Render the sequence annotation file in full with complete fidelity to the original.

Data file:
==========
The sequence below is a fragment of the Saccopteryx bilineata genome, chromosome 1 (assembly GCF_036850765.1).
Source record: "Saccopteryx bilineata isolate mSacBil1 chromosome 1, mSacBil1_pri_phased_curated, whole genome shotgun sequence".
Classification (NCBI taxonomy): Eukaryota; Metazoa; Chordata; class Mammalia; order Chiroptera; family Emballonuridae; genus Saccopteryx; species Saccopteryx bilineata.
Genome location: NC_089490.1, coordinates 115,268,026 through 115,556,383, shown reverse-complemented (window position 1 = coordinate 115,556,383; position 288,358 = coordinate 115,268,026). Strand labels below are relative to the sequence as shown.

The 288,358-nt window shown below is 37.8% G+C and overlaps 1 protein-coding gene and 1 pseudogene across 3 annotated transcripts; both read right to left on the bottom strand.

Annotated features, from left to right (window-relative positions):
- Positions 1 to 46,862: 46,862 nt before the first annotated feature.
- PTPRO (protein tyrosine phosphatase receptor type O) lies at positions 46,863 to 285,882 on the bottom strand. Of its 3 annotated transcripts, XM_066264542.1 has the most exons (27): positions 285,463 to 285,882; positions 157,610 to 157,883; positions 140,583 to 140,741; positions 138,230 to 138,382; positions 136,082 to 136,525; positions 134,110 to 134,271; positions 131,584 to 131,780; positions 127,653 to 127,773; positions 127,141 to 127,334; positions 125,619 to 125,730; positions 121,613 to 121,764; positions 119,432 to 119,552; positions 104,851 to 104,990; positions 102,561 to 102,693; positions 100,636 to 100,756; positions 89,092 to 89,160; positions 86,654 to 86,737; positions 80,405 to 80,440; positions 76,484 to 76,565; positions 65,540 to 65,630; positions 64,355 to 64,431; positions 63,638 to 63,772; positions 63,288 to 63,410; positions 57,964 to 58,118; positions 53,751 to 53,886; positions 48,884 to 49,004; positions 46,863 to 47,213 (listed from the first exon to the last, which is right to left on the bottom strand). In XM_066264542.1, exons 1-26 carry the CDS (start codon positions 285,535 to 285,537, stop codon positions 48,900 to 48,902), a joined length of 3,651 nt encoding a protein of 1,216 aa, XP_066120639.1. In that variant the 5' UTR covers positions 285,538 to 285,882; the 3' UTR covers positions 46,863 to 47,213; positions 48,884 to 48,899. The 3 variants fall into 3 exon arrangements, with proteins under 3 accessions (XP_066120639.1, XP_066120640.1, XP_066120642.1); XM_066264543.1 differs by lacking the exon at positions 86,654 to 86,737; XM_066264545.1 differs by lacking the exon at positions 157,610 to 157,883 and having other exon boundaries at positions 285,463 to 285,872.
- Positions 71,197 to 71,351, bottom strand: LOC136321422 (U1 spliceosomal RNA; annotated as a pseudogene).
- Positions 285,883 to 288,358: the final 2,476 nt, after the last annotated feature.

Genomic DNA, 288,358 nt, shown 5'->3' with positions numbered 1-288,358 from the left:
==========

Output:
The sequence below is a fragment of the Saccopteryx bilineata genome, chromosome 1 (assembly GCF_036850765.1).
Source record: "Saccopteryx bilineata isolate mSacBil1 chromosome 1, mSacBil1_pri_phased_curated, whole genome shotgun sequence".
Classification (NCBI taxonomy): Eukaryota; Metazoa; Chordata; class Mammalia; order Chiroptera; family Emballonuridae; genus Saccopteryx; species Saccopteryx bilineata.
Genome location: NC_089490.1, coordinates 115,268,026 through 115,556,383, shown reverse-complemented (window position 1 = coordinate 115,556,383; position 288,358 = coordinate 115,268,026). Strand labels below are relative to the sequence as shown.

The 288,358-nt window shown below is 37.8% G+C and overlaps 1 protein-coding gene and 1 pseudogene across 3 annotated transcripts; both read right to left on the bottom strand.

Annotated features, from left to right (window-relative positions):
- Positions 1 to 46,862: 46,862 nt before the first annotated feature.
- PTPRO (protein tyrosine phosphatase receptor type O) lies at positions 46,863 to 285,882 on the bottom strand. Of its 3 annotated transcripts, XM_066264542.1 has the most exons (27): positions 285,463 to 285,882; positions 157,610 to 157,883; positions 140,583 to 140,741; positions 138,230 to 138,382; positions 136,082 to 136,525; positions 134,110 to 134,271; positions 131,584 to 131,780; positions 127,653 to 127,773; positions 127,141 to 127,334; positions 125,619 to 125,730; positions 121,613 to 121,764; positions 119,432 to 119,552; positions 104,851 to 104,990; positions 102,561 to 102,693; positions 100,636 to 100,756; positions 89,092 to 89,160; positions 86,654 to 86,737; positions 80,405 to 80,440; positions 76,484 to 76,565; positions 65,540 to 65,630; positions 64,355 to 64,431; positions 63,638 to 63,772; positions 63,288 to 63,410; positions 57,964 to 58,118; positions 53,751 to 53,886; positions 48,884 to 49,004; positions 46,863 to 47,213 (listed from the first exon to the last, which is right to left on the bottom strand). In XM_066264542.1, exons 1-26 carry the CDS (start codon positions 285,535 to 285,537, stop codon positions 48,900 to 48,902), a joined length of 3,651 nt encoding a protein of 1,216 aa, XP_066120639.1. In that variant the 5' UTR covers positions 285,538 to 285,882; the 3' UTR covers positions 46,863 to 47,213; positions 48,884 to 48,899. The 3 variants fall into 3 exon arrangements, with proteins under 3 accessions (XP_066120639.1, XP_066120640.1, XP_066120642.1); XM_066264543.1 differs by lacking the exon at positions 86,654 to 86,737; XM_066264545.1 differs by lacking the exon at positions 157,610 to 157,883 and having other exon boundaries at positions 285,463 to 285,872.
- Positions 71,197 to 71,351, bottom strand: LOC136321422 (U1 spliceosomal RNA; annotated as a pseudogene).
- Positions 285,883 to 288,358: the final 2,476 nt, after the last annotated feature.

Genomic DNA, 288,358 nt, shown 5'->3' with positions numbered 1-288,358 from the left: